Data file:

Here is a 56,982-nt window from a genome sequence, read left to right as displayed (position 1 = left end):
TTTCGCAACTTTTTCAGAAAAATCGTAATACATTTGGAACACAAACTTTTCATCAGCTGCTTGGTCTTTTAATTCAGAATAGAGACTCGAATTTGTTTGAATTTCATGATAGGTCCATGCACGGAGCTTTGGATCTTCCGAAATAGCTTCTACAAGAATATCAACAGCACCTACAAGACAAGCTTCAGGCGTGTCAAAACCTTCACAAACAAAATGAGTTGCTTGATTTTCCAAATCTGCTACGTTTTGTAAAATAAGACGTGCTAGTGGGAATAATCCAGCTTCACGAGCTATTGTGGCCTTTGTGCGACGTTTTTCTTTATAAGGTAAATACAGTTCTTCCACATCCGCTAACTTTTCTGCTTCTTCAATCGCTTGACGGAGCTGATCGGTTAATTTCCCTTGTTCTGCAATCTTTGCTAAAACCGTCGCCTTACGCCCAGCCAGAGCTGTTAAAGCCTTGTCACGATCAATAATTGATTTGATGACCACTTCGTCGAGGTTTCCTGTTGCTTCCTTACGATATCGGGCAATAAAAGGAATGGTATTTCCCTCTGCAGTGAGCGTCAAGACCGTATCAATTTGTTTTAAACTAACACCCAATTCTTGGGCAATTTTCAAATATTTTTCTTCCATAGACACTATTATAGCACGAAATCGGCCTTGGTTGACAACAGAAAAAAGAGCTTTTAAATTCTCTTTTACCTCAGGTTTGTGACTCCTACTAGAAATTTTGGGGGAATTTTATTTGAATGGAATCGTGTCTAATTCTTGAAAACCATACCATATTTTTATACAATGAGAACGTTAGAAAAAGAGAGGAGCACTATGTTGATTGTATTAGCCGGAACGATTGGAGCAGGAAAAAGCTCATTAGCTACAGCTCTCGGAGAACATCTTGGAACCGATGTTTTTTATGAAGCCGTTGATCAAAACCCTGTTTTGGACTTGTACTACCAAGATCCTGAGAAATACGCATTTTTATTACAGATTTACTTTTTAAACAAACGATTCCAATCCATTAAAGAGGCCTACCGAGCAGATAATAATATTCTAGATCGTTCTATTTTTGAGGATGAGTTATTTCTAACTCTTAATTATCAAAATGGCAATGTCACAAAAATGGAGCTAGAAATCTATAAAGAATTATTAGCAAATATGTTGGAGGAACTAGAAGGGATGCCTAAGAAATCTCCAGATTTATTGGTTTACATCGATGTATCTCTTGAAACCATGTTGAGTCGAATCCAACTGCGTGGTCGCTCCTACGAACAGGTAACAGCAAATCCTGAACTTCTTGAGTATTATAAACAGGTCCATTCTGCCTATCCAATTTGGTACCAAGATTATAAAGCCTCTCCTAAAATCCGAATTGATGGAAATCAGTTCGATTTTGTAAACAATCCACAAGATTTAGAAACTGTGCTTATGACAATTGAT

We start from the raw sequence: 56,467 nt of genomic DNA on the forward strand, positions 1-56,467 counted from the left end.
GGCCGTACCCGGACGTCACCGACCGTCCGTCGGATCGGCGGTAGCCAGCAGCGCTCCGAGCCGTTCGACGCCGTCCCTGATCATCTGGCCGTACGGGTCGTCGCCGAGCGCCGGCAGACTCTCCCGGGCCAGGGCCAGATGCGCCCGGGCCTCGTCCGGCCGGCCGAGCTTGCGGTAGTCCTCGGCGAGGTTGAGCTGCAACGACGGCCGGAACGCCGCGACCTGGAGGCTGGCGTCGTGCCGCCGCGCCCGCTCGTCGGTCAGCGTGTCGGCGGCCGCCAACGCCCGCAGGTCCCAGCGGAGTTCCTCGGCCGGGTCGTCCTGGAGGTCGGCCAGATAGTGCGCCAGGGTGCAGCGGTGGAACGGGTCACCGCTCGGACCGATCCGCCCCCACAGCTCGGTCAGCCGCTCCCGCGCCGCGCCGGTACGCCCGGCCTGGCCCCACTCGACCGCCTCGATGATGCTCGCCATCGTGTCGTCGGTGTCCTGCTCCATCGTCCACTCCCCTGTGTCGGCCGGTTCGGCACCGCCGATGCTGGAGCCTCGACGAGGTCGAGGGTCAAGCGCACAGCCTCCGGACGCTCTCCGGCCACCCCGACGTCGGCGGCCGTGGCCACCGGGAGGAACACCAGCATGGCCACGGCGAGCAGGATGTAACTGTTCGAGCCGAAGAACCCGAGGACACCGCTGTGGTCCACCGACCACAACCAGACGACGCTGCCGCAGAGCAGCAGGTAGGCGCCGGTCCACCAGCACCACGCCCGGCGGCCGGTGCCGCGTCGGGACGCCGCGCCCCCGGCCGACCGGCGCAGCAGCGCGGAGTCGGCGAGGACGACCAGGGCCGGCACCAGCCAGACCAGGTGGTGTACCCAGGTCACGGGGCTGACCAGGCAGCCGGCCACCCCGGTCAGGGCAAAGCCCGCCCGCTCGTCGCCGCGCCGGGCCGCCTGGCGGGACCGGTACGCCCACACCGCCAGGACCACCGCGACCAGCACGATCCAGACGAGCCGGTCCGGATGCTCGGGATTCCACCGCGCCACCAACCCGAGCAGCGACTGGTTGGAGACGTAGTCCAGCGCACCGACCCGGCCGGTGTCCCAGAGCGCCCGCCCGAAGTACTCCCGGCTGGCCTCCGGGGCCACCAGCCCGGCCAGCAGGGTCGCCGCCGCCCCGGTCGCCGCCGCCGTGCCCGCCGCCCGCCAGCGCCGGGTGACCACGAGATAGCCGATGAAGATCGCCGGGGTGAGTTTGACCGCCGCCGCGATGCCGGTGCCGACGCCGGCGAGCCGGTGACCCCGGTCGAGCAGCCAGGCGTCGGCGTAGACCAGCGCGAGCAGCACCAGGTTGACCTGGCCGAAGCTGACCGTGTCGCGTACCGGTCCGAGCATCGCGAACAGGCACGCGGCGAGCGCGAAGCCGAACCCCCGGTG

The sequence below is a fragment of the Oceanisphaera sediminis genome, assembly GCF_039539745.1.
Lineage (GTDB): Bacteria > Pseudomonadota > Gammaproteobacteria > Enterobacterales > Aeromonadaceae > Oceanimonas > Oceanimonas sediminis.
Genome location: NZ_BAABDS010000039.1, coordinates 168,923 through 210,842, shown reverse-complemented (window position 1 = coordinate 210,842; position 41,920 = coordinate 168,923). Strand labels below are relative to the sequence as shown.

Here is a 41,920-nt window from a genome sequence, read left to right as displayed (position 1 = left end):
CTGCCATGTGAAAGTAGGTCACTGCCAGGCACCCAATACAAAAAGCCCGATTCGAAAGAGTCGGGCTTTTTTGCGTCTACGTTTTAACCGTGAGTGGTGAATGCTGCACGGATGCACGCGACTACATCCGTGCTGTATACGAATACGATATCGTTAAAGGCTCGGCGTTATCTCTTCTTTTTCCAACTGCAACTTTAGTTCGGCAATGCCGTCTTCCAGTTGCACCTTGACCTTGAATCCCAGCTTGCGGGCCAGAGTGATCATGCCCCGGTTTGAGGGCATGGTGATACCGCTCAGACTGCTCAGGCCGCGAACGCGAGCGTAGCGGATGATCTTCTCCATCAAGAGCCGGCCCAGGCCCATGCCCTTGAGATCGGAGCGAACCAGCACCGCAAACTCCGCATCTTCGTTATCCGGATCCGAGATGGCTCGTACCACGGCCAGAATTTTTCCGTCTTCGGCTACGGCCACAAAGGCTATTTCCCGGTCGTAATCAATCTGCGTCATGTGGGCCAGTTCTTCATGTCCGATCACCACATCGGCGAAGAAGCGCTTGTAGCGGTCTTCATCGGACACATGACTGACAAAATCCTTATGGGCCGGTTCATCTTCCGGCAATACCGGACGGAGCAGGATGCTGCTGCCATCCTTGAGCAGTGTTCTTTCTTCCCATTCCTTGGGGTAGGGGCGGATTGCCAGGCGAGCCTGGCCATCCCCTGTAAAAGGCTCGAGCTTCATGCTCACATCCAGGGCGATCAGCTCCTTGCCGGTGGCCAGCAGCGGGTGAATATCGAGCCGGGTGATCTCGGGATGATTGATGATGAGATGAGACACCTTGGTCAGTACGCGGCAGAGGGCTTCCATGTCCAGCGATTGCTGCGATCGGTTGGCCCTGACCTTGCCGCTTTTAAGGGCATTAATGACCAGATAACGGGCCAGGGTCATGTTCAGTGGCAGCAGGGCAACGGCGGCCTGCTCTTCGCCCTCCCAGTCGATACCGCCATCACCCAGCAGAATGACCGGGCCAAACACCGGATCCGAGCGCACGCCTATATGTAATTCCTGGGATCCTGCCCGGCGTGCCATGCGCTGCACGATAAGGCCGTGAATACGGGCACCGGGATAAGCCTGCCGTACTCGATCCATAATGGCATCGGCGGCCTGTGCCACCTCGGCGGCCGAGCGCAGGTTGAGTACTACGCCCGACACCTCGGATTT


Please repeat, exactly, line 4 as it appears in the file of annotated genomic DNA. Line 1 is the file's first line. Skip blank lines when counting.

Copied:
GGCCGTACCCGGACGTCACCGACCGTCCGTCGGATCGGCGGTAGCCAGCAGCGCTCCGAGCCGTTCGACGCCGTCCCTGATCATCTGGCCGTACGGGTCGTCGCCGAGCGCCGGCAGACTCTCCCGGGCCAGGGCCAGATGCGCCCGGGCCTCGTCCGGCCGGCCGAGCTTGCGGTAGTCCTCGGCGAGGTTGAGCTGCAACGACGGCCGGAACGCCGCGACCTGGAGGCTGGCGTCGTGCCGCCGCGCCCGCTCGTCGGTCAGCGTGTCGGCGGCCGCCAACGCCCGCAGGTCCCAGCGGAGTTCCTCGGCCGGGTCGTCCTGGAGGTCGGCCAGATAGTGCGCCAGGGTGCAGCGGTGGAACGGGTCACCGCTCGGACCGATCCGCCCCCACAGCTCGGTCAGCCGCTCCCGCGCCGCGCCGGTACGCCCGGCCTGGCCCCACTCGACCGCCTCGATGATGCTCGCCATCGTGTCGTCGGTGTCCTGCTCCATCGTCCACTCCCCTGTGTCGGCCGGTTCGGCACCGCCGATGCTGGAGCCTCGACGAGGTCGAGGGTCAAGCGCACAGCCTCCGGACGCTCTCCGGCCACCCCGACGTCGGCGGCCGTGGCCACCGGGAGGAACACCAGCATGGCCACGGCGAGCAGGATGTAACTGTTCGAGCCGAAGAACCCGAGGACACCGCTGTGGTCCACCGACCACAACCAGACGACGCTGCCGCAGAGCAGCAGGTAGGCGCCGGTCCACCAGCACCACGCCCGGCGGCCGGTGCCGCGTCGGGACGCCGCGCCCCCGGCCGACCGGCGCAGCAGCGCGGAGTCGGCGAGGACGACCAGGGCCGGCACCAGCCAGACCAGGTGGTGTACCCAGGTCACGGGGCTGACCAGGCAGCCGGCCACCCCGGTCAGGGCAAAGCCCGCCCGCTCGTCGCCGCGCCGGGCCGCCTGGCGGGACCGGTACGCCCACACCGCCAGGACCACCGCGACCAGCACGATCCAGACGAGCCGGTCCGGATGCTCGGGATTCCACCGCGCCACCAACCCGAGCAGCGACTGGTTGGAGACGTAGTCCAGCGCACCGACCCGGCCGGTGTCCCAGAGCGCCCGCCCGAAGTACTCCCGGCTGGCCTCCGGGGCCACCAGCCCGGCCAGCAGGGTCGCCGCCGCCCCGGTCGCCGCCGCCGTGCCCGCCGCCCGCCAGCGCCGGGTGACCACGAGATAGCCGATGAAGATCGCCGGGGTGAGTTTGACCGCCGCCGCGATGCCGGTGCCGACGCCGGCGAGCCGGTGACCCCGGTCGAGCAGCCAGGCGTCGGCGTAGACCAGCGCGAGCAGCACCAGGTTGACCTGGCCGAAGCTGACCGTGTCGCGTACCGGTCCGAGCATCGCGAACAGGCACGCGGCGAGCGCGAAGCCGAACCCCCGGTG